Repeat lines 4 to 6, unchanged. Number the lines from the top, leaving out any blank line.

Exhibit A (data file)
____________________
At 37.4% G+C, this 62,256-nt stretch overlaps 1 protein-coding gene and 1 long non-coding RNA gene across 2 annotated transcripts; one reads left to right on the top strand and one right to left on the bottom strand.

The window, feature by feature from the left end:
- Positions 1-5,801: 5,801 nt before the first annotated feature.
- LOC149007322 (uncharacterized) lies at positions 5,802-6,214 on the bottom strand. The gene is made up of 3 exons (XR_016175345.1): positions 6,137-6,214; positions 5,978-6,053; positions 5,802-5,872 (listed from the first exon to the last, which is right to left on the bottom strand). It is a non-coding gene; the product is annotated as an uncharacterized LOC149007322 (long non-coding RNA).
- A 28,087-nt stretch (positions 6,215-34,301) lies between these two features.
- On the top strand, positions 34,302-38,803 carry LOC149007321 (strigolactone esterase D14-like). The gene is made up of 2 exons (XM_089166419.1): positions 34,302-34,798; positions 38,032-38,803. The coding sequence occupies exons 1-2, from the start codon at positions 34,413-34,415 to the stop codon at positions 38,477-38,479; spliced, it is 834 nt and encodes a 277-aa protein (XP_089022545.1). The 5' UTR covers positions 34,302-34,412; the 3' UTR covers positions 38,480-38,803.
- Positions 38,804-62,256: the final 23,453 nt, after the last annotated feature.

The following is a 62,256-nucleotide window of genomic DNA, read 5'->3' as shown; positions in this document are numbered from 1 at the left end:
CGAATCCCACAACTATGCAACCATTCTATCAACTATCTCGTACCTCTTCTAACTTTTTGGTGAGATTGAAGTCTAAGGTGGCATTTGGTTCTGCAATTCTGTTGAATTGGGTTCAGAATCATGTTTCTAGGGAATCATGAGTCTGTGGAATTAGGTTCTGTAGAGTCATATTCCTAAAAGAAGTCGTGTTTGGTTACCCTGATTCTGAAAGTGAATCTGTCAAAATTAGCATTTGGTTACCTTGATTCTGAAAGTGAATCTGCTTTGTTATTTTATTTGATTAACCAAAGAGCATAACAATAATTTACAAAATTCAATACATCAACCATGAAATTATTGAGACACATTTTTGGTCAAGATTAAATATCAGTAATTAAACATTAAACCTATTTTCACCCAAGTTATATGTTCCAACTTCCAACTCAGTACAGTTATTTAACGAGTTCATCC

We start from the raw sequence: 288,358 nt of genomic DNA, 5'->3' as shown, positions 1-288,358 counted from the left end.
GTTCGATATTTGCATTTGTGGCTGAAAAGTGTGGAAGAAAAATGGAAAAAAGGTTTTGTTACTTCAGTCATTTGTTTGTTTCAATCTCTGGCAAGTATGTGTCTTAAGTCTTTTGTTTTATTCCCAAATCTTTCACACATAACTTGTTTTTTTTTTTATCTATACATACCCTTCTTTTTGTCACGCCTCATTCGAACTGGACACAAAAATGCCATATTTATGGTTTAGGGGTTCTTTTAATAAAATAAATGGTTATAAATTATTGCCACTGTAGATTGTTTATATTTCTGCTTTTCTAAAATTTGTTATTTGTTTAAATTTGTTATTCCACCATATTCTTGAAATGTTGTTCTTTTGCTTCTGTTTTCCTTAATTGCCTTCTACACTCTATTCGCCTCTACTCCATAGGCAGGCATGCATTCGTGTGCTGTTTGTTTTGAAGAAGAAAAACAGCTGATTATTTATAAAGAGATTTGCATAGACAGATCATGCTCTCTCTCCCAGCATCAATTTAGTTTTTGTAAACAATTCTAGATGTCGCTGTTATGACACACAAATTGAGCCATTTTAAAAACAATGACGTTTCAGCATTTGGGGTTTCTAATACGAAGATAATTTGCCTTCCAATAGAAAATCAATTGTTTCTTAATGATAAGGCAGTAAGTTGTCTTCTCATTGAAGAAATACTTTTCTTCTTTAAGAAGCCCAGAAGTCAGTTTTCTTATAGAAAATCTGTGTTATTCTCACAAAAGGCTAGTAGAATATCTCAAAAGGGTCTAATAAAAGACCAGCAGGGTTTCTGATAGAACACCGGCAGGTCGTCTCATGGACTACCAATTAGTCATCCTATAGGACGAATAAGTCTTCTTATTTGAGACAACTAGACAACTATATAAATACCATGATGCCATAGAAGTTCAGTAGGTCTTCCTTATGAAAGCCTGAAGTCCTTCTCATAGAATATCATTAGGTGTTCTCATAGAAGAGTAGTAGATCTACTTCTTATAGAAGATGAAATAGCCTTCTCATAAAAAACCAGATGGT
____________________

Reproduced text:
- LOC149007322 (uncharacterized) lies at positions 5,802-6,214 on the bottom strand. The gene is made up of 3 exons (XR_016175345.1): positions 6,137-6,214; positions 5,978-6,053; positions 5,802-5,872 (listed from the first exon to the last, which is right to left on the bottom strand). It is a non-coding gene; the product is annotated as an uncharacterized LOC149007322 (long non-coding RNA).
- A 28,087-nt stretch (positions 6,215-34,301) lies between these two features.
- On the top strand, positions 34,302-38,803 carry LOC149007321 (strigolactone esterase D14-like). The gene is made up of 2 exons (XM_089166419.1): positions 34,302-34,798; positions 38,032-38,803. The coding sequence occupies exons 1-2, from the start codon at positions 34,413-34,415 to the stop codon at positions 38,477-38,479; spliced, it is 834 nt and encodes a 277-aa protein (XP_089022545.1). The 5' UTR covers positions 34,302-34,412; the 3' UTR covers positions 38,480-38,803.